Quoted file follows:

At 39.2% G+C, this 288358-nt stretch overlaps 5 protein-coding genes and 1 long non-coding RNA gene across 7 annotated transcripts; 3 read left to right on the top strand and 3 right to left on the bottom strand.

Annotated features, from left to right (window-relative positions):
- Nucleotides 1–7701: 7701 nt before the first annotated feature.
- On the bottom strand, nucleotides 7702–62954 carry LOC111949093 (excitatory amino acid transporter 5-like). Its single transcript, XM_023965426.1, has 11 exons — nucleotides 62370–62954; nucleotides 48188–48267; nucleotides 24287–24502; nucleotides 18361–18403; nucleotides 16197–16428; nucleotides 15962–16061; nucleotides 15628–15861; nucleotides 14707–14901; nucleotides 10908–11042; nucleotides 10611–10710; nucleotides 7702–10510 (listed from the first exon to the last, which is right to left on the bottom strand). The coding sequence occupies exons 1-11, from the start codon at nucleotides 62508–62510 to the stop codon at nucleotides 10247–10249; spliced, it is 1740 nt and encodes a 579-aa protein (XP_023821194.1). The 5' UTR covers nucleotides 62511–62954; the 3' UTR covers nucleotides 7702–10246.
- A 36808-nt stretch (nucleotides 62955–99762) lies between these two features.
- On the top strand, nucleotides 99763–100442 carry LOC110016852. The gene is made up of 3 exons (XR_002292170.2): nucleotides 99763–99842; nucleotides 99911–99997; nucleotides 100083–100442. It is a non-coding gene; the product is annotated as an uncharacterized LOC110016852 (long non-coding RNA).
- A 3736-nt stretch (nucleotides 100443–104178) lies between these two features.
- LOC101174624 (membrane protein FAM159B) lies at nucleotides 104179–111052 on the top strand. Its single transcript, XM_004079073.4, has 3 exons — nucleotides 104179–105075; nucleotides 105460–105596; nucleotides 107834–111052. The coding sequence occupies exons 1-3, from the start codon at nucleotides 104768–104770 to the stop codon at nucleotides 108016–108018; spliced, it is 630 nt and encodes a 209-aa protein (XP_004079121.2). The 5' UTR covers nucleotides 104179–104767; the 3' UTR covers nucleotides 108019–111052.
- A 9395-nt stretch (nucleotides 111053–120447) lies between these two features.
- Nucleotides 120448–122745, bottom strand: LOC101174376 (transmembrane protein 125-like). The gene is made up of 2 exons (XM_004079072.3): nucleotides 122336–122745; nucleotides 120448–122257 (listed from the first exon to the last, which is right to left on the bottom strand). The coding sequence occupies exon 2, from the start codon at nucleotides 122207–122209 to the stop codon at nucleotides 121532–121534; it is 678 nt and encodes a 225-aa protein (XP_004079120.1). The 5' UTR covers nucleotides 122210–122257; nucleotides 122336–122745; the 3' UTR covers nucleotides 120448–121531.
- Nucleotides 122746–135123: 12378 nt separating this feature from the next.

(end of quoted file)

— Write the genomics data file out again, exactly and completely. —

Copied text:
At 39.2% G+C, this 288358-nt stretch overlaps 5 protein-coding genes and 1 long non-coding RNA gene across 7 annotated transcripts; 3 read left to right on the top strand and 3 right to left on the bottom strand.

Annotated features, from left to right (window-relative positions):
- Nucleotides 1–7701: 7701 nt before the first annotated feature.
- On the bottom strand, nucleotides 7702–62954 carry LOC111949093 (excitatory amino acid transporter 5-like). Its single transcript, XM_023965426.1, has 11 exons — nucleotides 62370–62954; nucleotides 48188–48267; nucleotides 24287–24502; nucleotides 18361–18403; nucleotides 16197–16428; nucleotides 15962–16061; nucleotides 15628–15861; nucleotides 14707–14901; nucleotides 10908–11042; nucleotides 10611–10710; nucleotides 7702–10510 (listed from the first exon to the last, which is right to left on the bottom strand). The coding sequence occupies exons 1-11, from the start codon at nucleotides 62508–62510 to the stop codon at nucleotides 10247–10249; spliced, it is 1740 nt and encodes a 579-aa protein (XP_023821194.1). The 5' UTR covers nucleotides 62511–62954; the 3' UTR covers nucleotides 7702–10246.
- A 36808-nt stretch (nucleotides 62955–99762) lies between these two features.
- On the top strand, nucleotides 99763–100442 carry LOC110016852. The gene is made up of 3 exons (XR_002292170.2): nucleotides 99763–99842; nucleotides 99911–99997; nucleotides 100083–100442. It is a non-coding gene; the product is annotated as an uncharacterized LOC110016852 (long non-coding RNA).
- A 3736-nt stretch (nucleotides 100443–104178) lies between these two features.
- LOC101174624 (membrane protein FAM159B) lies at nucleotides 104179–111052 on the top strand. Its single transcript, XM_004079073.4, has 3 exons — nucleotides 104179–105075; nucleotides 105460–105596; nucleotides 107834–111052. The coding sequence occupies exons 1-3, from the start codon at nucleotides 104768–104770 to the stop codon at nucleotides 108016–108018; spliced, it is 630 nt and encodes a 209-aa protein (XP_004079121.2). The 5' UTR covers nucleotides 104179–104767; the 3' UTR covers nucleotides 108019–111052.
- A 9395-nt stretch (nucleotides 111053–120447) lies between these two features.
- Nucleotides 120448–122745, bottom strand: LOC101174376 (transmembrane protein 125-like). The gene is made up of 2 exons (XM_004079072.3): nucleotides 122336–122745; nucleotides 120448–122257 (listed from the first exon to the last, which is right to left on the bottom strand). The coding sequence occupies exon 2, from the start codon at nucleotides 122207–122209 to the stop codon at nucleotides 121532–121534; it is 678 nt and encodes a 225-aa protein (XP_004079120.1). The 5' UTR covers nucleotides 122210–122257; nucleotides 122336–122745; the 3' UTR covers nucleotides 120448–121531.
- Nucleotides 122746–135123: 12378 nt separating this feature from the next.